Saturday, August 1, 2009

"NOoooooo!" - August 1, 2009

“Evan, eat your green beans, please.”

“No,” replies my twenty-month-old grandson, his hazel eyes locked intently with mine.

Hmmm… I never had this problem with his daddy, Matt, who inhaled “greensie-beansies” by the can-full. Matthew was master of the “NO!” under most other circumstances. Surely I can get this sweet son of his to eat his beans.

Evan’s vocabulary is rich in ways to resist. There’s the sing-songy “NOoooooo…,” with O’s streaming from his O-shaped mouth, like bubbles streaming from a bubble wand. Initially, his Mommy and Daddy thought this was cute, but it quickly lost its charm as Evan’s vocabulary of “no” grew.

As with my green beans example, there is the matter-of-fact “no,” with eye contact emphasis, testing the adult, “How far can I go?”

Then there’s the quiet “no,” with a slight movement of his head back and forth, when he is engrossed in an activity, such as playing with the remote control.

And, of course, the emphatic “NO!!!” said with eyes ablaze in vehement opposition, that makes living with a toddler so charming.

I relish those blessed times when a toddler says “no,” and then immediately obeys. “This is MY idea to comply, not yours!”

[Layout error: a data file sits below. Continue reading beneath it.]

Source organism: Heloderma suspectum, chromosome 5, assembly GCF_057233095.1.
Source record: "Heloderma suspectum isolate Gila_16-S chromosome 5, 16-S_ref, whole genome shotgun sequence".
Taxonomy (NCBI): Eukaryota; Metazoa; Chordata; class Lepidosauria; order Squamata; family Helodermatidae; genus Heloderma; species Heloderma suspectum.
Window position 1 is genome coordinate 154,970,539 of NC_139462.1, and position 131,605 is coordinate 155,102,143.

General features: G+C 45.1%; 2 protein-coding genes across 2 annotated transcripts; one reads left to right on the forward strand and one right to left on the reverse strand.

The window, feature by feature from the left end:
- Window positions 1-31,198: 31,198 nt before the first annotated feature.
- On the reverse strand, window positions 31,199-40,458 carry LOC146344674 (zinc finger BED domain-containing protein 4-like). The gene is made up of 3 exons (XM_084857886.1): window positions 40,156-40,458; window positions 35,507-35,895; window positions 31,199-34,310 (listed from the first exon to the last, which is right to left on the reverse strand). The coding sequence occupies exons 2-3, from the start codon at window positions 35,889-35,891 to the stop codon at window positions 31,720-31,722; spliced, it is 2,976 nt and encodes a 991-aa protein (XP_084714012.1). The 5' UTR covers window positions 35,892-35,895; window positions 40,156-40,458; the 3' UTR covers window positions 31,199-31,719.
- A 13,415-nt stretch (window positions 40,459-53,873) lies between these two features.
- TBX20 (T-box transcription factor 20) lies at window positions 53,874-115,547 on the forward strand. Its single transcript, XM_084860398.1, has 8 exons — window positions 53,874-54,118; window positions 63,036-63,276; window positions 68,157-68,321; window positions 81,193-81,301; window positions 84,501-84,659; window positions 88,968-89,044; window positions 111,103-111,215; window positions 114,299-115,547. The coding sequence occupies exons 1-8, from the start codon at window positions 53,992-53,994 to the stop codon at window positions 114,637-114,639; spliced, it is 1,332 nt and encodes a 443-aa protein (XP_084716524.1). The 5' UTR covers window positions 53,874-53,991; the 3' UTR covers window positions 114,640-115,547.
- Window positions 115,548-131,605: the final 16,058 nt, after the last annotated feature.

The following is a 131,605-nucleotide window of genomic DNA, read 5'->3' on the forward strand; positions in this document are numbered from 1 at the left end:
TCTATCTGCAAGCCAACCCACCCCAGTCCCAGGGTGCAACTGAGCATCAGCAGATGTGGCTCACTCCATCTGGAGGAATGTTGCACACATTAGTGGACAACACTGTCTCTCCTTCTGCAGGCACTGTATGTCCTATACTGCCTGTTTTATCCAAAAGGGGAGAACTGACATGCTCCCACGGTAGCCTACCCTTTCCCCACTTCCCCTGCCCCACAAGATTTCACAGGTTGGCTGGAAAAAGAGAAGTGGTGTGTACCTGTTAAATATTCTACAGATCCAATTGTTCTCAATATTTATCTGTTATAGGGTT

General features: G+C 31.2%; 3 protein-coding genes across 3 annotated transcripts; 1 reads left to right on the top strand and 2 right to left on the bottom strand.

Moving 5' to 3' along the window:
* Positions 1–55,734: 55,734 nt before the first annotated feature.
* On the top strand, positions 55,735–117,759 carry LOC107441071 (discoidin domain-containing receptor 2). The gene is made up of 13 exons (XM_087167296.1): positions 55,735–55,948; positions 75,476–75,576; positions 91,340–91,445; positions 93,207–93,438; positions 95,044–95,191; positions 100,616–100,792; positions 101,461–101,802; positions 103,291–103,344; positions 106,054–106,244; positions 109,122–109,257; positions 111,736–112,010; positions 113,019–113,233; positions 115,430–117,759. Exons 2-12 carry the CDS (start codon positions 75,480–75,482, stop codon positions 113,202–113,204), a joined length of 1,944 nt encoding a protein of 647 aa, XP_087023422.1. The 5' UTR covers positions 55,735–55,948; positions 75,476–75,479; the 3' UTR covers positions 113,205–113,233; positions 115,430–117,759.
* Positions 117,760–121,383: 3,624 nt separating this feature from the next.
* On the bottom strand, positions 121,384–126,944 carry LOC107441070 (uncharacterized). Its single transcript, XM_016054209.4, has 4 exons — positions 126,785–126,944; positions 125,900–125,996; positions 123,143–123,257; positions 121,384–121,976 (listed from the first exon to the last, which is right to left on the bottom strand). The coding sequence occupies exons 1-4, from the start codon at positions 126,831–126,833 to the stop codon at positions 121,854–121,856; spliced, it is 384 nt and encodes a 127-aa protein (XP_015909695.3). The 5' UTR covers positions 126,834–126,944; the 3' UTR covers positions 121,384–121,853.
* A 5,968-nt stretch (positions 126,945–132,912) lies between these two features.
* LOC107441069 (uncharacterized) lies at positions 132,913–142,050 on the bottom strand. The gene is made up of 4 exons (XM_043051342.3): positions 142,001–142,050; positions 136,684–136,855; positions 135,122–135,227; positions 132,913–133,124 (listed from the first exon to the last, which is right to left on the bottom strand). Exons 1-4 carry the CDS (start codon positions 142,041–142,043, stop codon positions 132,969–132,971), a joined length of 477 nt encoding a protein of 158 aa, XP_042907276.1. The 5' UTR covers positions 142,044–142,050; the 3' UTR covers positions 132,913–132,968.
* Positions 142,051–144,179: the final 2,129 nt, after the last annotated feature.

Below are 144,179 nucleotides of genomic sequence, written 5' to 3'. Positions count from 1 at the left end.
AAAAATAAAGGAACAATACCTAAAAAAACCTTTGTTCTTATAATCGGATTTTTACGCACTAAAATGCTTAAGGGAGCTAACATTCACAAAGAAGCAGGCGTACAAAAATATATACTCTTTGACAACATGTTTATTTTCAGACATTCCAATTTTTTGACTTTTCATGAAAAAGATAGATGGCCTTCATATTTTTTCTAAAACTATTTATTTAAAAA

Imagine yourself a toddler in relationship to your Heavenly Father. I routinely get stuck in spiritual toddlerhood, my first reaction to God’s nudging usually some form of “no.” I take consolation from my Biblical ancestors:

Moses employed the “Who, ME?” tactic, when God spoke from the burning bush, saying, “I am sending you to Pharaoh to bring my people the Israelites out of Egypt." Moses queried God, "Who am I, that I should go to Pharaoh…?" (Exodus 3:10-11 NIV)

The Old Testament prophet, Jeremiah, adopted the, “I’m too young” line of defense when God informed him that before he was even born, “I set you apart and appointed you as my prophet to the nations.” Jeremiah replied, “I can’t speak for you! I’m too young!” (Jeremiah 1:6 NIV)

Jonah utilized the “Flea-to-the-Sea” strategy when God instructed him to take bad news to the people of Nineveh. Due to acting like a spineless jellyfish, Jonah landed in “time-out”—in the belly of a whale.

There are countless ways to say “no” to God. For example, God says that my body is the temple of the Holy Spirit, but I mistreat it by ingesting the wrong things, eating too much, and by not getting proper exercise and sleep. God wants me to be a good steward of my time and talents, but I squander both of these gifts far too often. I let my fears of rejection and abandonment get in the way of standing up for God’s truth and the welfare of others.

To be called a child of God is both an honor and a reflection of the reality that, spiritually, I will always be a child in need of my Father’s guidance and discipline. As parents, we have our children’s best interest at heart when we “don’t take no for an answer. “ God does, too.

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